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South West Torquay and Torre Abbey

Marketing itself as the English Riviera with its mild climate and palm trees, Torquay was the place the posh people went on holiday after the war. The rest of us headed to Butlins or the nearest seaside town.


The posh moved on to more exotic destinations and package holidays took over from the traditional seaside holiday. Now people head off to all inclusive resort holidays.

Despite this, Torquay is still a popular and busy holiday resort with its long promenade, gardens, marina full of boats of all sizes, cafes and bars and a sandy beach. Its spectacular coastline is now a Global Geopark. Torquay is thriving.

It has prehistory with Kent’s Cavern. The ruined Torre Abbey, once the wealthiest Premonstratensian monastery in England, gave its name to the later settlement. Torquay Museum covers the history of Torquay, including its connections with Agatha Christie who lived nearby.

The economy was predominantly based on fishing and agriculture. By the C19th, Torquay was a bustling fishing port, with its own Fish Market. Now there are few boats catching mainly crab.


The barking furnace on South Quay was used to treat fishing nets with bark preservative to protect them from the rotting effects of salt water. Bark from beech or pine was mixed with water to high temperatures producing a tar like substance.


The furnace was no longer used after the Second World War and the copper cauldron has been sold off. The brickwork remains.


The Napoleonic Wars meant the English elite were no longer able to visit Europe and the discovery of the virtues of sea bathing brought visitors to Torquay. A medicinal baths opened followed by a spa and assembly rooms on Beacon Head.

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The railway arrived in 1848 bringing more visitors, attracted by the mild climate. A pier was built. The Victoria Hotel opened in 1861, followed by many more. Forget the images of Fawlty Towers portrayed in the 1970s TV comedy series, there are many 4* and 5* hotels here.

Money has been spent to regenerate the town which is now an important local centre for the area, with a good range of shops. It has an excellent bus service as well as ferry services to Brixham and Paignton.

The Pavilion may have closed down awaiting redevelopment, but the Princess Theatre is still busy offering a varied programme .



The big wheel was moved here from the London Olympic Park after the Olympics in 2012 and in the summer months offers amazing views of the town and harbour.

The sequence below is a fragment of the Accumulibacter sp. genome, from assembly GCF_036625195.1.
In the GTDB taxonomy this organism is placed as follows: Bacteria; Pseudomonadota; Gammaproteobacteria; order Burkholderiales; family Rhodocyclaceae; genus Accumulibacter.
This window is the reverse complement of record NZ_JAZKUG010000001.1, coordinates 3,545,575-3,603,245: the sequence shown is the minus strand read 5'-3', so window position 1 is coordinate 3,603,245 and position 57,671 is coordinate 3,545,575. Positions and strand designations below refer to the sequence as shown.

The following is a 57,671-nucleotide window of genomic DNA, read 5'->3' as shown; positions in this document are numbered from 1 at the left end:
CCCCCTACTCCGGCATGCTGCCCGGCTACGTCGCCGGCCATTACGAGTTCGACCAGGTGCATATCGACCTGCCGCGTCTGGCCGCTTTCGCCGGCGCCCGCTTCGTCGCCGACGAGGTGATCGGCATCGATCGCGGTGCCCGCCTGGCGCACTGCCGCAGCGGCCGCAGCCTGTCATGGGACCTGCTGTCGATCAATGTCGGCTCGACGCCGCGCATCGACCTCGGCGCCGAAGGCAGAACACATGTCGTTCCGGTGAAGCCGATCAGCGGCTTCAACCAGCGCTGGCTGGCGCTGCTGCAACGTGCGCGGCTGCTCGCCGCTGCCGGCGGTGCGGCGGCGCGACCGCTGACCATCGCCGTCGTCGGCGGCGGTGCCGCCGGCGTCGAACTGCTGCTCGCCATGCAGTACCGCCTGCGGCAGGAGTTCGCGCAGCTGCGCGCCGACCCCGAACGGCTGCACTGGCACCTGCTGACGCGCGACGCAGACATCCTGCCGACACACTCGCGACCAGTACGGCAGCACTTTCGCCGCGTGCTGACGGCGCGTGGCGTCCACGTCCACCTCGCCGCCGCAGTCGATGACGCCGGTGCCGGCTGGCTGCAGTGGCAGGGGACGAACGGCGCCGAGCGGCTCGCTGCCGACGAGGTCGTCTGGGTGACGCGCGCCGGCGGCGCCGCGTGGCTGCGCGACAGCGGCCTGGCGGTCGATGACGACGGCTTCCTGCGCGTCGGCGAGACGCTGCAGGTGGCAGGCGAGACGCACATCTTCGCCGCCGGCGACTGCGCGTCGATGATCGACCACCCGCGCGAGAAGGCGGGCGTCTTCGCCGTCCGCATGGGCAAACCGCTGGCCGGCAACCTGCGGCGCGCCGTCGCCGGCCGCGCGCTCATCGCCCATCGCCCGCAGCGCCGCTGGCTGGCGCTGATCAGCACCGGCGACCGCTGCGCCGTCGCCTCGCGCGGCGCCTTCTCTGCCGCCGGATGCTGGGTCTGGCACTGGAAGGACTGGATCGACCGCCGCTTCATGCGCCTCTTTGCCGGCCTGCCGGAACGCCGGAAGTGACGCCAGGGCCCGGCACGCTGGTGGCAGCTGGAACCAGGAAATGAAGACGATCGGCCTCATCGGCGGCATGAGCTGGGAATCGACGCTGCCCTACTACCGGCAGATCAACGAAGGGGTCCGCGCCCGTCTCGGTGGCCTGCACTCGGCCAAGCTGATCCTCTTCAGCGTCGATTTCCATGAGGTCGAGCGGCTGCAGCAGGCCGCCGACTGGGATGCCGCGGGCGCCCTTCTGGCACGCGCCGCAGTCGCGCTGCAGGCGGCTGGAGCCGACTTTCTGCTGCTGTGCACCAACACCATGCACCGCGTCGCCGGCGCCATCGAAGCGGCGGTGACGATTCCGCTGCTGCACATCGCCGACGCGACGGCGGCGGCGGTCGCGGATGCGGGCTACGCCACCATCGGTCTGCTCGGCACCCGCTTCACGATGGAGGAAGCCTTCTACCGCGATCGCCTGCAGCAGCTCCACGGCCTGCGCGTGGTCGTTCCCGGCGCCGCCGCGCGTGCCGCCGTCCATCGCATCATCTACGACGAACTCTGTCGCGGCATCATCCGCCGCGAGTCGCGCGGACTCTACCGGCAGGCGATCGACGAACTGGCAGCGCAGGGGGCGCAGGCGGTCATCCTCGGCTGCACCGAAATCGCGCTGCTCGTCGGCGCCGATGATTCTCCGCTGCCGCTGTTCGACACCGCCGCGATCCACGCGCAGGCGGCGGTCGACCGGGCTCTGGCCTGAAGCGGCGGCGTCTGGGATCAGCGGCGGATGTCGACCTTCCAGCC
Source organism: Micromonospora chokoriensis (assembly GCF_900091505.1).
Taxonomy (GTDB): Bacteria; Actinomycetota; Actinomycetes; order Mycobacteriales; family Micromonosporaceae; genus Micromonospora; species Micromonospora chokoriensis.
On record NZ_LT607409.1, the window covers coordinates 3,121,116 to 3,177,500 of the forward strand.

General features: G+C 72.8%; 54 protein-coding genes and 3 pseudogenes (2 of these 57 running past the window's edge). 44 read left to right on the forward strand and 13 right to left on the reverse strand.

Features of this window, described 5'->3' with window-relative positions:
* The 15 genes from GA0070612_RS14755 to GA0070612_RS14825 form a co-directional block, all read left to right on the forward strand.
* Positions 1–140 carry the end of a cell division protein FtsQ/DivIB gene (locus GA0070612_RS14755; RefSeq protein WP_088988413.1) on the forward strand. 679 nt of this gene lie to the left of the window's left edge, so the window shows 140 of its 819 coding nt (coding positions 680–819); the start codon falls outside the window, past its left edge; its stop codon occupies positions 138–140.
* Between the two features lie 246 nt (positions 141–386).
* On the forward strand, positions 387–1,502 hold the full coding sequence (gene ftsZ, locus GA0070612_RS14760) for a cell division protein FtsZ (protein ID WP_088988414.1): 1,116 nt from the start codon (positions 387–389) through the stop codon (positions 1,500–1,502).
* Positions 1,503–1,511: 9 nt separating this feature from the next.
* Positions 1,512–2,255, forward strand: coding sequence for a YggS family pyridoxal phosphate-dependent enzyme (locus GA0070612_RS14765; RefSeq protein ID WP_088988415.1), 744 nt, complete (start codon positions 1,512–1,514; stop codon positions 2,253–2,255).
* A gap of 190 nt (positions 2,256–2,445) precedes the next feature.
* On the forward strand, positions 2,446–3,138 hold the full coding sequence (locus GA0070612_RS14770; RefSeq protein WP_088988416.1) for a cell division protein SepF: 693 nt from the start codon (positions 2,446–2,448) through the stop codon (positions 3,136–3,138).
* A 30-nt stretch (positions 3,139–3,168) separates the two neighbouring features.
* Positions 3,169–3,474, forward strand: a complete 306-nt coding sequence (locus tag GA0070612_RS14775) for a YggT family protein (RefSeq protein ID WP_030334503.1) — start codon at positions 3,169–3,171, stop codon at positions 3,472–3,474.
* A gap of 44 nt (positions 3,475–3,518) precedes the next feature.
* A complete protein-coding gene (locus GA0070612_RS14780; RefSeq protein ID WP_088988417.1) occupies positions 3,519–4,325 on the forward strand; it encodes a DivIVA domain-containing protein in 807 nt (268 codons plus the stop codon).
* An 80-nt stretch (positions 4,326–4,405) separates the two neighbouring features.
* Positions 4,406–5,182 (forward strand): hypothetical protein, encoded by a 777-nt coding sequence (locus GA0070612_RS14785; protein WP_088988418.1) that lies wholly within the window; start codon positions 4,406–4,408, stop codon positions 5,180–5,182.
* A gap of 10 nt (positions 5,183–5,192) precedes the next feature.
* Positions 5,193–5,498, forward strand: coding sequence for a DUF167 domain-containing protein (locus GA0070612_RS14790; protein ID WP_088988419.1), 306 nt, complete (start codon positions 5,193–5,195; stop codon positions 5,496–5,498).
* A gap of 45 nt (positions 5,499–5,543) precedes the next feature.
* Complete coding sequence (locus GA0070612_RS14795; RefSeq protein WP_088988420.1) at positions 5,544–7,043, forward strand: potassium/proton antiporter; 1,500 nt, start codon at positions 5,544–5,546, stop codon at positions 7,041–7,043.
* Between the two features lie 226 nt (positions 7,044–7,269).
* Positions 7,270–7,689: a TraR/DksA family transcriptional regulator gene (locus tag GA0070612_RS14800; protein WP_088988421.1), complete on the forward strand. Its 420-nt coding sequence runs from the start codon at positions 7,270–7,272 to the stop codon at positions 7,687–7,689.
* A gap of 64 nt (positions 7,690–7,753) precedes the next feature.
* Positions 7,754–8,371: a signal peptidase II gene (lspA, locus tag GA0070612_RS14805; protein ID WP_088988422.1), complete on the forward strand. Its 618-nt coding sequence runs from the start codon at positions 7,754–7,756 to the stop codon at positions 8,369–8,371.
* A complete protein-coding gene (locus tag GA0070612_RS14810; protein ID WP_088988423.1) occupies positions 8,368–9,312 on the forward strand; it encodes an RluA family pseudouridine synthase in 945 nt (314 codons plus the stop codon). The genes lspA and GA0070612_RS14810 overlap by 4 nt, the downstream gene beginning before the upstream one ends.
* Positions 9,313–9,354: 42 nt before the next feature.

Royal Terrace Gardens have been restored along with a fountain and the war memorial is here.



Gardens and the promenade extend along Torbay road to Torre Sands.



This is a lovely sandy beach popular with swimmers and families, stretching as far as the beach huts below Corbyn’s Head.




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Torquay is centred round the harbour and marina.



The roads along the harbour are lined with shops and eateries as well as kiosks for ferry tickets. The town climbs steeply behind.



The small tourist Information Office is on Vaughan Parade overlooking the inner harbour.


The Old Clock tower at the junction of Victoria Parade, Strand and Torwood Street was built in 1902 to commemorate local MP, Richard Mallock, whose family were instrumental in the development of Torquay as a holiday resort in the C19th. It is now a roundabout.


Fleet Street is the main shopping area with its elegant arcade of two storey shops.


Beyond are elegant late C19th houses with shops on the ground floor.



The splendid building of old post office dates from 1912, reflecting the importance of Torquay.


Torquay has a lot going for it - either for a day visit or longer stay.


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The most complete example of a monastic site in Devon, this once important abbey gave its name to Torquay. As well as the remains of the abbey, there is also a Georgian home built from the stones of the abbey, medieval tithe barn, fortified gatehouse and a Victorian garden.


Founded in 1196, it was the largest and wealthiest Premonstratensian monastery in England. It was one of four monasteries founded by William Brewser, sherriff of Devon, and one of the justiciars appointed to administer England while Richard I was on Crusade and who helped negotiate his release.

Canons from Welbeck Abbey in Nottinghamshire settled here to say prayers for the souls of Brewer and his family. The east end of the church was built first followed by the chapter house and monks living quarters. The cloister and nave were the last to be added.


Novice canons were recruited from the sons of Devon farmers and landowners. They were taught to read and write and to sing in Latin. Once they had taken their vows, they were forbidden to leave the order, although they could leave the monastery to serve as parish priests.

The abbey owned extensive land and manors across Devon. Two thirds of its income came from rents. The rest came from tithes paid to its churches and chapels. The abbey also owned several water mills and peasants had to pay tolls to use these. The use of hand querns was forbiddden.


The abbey was self sufficient growing cereals, fruit, vegetables and vines. Sheep and cattle were kept . There was a rabbit warren, fish pond and dove cote.

During the Hundred Years War with France, the abbey was at risk of invasion. A boundary wall was built along with a fortified gatehouse and Edward III granted a licence to crenellate.


Only one of the three original gatehouses survives. A porter controlled access to the abbey.


Torre Abbey of the last monasteries to be dissolved by Henry VIII in 1539. Dissolution resulted in a wide scale demolition of the church and east range, and all items of value, including the lead from the roofs, were taken. The south and west ranges were mostly unscathed.